Honor killings are not rooted in just one religion. Honor killings have been reported in Egypt, Jordan, Lebanon, Morocco, Pakistan, the Syrian Arab Republic, Turkey, Yemen, and other Mediterranean and Persian Gulf countries, and that they had also taken place in western countries such as France, Germany, the United Kingdom and United States. Ms. Aasiya Zubair was murdered near Buffalo, NY.

More than half the victims were tortured and died in prolonged agony. In North America, over one-third of the victims were tortured; in Europe, two-thirds were tortured; in the Muslim world, half were tortured. Torturous deaths include: rape or gang-rape before being killed; being strangled or bludgeoned to death; being stabbed many times (10 to 40 times); being stoned or burned to death; being beheaded, or having one’s throat slashed.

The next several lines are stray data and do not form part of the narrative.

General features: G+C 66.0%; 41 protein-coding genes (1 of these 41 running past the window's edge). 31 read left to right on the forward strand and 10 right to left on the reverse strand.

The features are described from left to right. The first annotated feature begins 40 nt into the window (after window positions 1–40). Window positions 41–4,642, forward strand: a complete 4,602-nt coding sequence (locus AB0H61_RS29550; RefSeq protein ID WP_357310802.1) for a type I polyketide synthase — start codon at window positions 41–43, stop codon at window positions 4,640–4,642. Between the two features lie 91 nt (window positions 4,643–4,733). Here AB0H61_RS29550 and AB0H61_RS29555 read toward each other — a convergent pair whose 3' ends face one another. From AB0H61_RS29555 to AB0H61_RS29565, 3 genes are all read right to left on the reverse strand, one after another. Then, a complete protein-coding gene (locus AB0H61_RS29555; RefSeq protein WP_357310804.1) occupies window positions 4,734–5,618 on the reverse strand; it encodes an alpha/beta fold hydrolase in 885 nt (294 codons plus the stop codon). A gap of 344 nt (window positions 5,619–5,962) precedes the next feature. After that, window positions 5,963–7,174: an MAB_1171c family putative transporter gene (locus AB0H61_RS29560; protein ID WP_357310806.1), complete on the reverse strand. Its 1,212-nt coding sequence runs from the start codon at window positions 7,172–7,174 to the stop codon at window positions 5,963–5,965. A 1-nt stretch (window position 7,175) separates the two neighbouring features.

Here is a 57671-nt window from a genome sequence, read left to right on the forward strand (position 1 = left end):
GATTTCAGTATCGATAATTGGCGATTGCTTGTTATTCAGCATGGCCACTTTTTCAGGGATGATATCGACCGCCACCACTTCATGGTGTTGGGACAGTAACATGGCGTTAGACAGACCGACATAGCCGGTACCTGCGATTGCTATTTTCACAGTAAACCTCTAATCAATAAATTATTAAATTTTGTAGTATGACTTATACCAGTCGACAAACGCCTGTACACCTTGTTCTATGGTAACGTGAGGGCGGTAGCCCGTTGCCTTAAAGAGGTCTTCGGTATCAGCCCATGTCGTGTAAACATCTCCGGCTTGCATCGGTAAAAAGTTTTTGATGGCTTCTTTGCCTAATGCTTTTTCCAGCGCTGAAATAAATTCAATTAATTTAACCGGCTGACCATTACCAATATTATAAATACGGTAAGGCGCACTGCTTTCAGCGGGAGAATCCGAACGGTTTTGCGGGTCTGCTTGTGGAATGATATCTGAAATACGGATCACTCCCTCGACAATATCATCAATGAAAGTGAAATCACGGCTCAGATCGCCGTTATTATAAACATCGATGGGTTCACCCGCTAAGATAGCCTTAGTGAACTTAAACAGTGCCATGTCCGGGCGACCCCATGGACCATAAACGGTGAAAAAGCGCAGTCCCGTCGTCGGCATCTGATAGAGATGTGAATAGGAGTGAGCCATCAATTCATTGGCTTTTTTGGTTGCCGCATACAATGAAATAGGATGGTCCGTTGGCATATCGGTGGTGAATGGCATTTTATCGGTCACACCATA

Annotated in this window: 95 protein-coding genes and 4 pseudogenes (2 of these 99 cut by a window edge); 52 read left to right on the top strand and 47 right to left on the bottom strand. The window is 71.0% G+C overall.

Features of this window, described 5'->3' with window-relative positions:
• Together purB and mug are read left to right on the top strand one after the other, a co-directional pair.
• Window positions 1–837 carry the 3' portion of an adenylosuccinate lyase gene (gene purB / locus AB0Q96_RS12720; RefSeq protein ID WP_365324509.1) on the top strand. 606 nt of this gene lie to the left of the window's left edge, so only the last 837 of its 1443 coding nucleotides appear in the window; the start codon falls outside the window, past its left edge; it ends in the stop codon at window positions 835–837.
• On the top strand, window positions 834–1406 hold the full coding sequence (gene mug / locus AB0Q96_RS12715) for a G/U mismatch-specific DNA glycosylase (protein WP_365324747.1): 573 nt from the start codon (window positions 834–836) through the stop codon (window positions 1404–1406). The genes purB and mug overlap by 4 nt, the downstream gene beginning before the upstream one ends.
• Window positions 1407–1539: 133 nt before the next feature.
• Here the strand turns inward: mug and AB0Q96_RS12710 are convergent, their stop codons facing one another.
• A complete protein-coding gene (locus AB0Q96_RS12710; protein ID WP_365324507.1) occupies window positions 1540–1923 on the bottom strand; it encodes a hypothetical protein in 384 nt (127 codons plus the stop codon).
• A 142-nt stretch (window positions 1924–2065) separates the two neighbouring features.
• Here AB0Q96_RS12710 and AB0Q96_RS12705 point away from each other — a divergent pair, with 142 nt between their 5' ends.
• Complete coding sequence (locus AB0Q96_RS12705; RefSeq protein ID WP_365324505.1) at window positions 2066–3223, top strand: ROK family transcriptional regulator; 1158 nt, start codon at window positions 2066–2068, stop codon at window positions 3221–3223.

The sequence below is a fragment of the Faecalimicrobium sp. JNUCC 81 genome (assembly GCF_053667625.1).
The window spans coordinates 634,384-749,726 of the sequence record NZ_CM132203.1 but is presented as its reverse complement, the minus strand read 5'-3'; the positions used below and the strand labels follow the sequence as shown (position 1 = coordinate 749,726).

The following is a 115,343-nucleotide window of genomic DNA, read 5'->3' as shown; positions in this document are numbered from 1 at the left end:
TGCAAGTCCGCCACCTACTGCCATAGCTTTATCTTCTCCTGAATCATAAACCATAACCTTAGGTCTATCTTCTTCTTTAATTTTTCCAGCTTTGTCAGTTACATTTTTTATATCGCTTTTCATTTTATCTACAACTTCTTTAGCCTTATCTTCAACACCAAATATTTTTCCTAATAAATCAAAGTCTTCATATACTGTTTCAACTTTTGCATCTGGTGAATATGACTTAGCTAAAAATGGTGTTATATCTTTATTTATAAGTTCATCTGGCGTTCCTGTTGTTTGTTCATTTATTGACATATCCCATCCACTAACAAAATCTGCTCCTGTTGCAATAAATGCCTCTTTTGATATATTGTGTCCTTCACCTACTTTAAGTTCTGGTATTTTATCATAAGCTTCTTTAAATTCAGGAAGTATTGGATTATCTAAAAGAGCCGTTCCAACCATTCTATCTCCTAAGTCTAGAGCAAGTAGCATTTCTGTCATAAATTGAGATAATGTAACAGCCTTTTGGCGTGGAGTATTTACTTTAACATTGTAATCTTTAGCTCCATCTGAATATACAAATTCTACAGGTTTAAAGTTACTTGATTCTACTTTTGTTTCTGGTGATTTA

Still, many may claim these are predominantly Muslim issues and not typical Christian values. And that alone is reason to temper our thoughts. Let’s take a look at some Christian Bible thoughts:

Read Leviticus 21:9If a priest’s daughter defiles herself by becoming a prostitute, she also defiles her father’s holiness, and she must be burned to death.

Deuteronomy 13:6-11You must certainly put them to death. Your hand must be the first in putting them to death, and then the hands of all the people. Stone them to death, because they tried to turn you away from the Lord your God, who brought you out of Egypt, out of the land of slavery. Then all Israel will hear and be afraid, and no one among you will do such an evil thing again.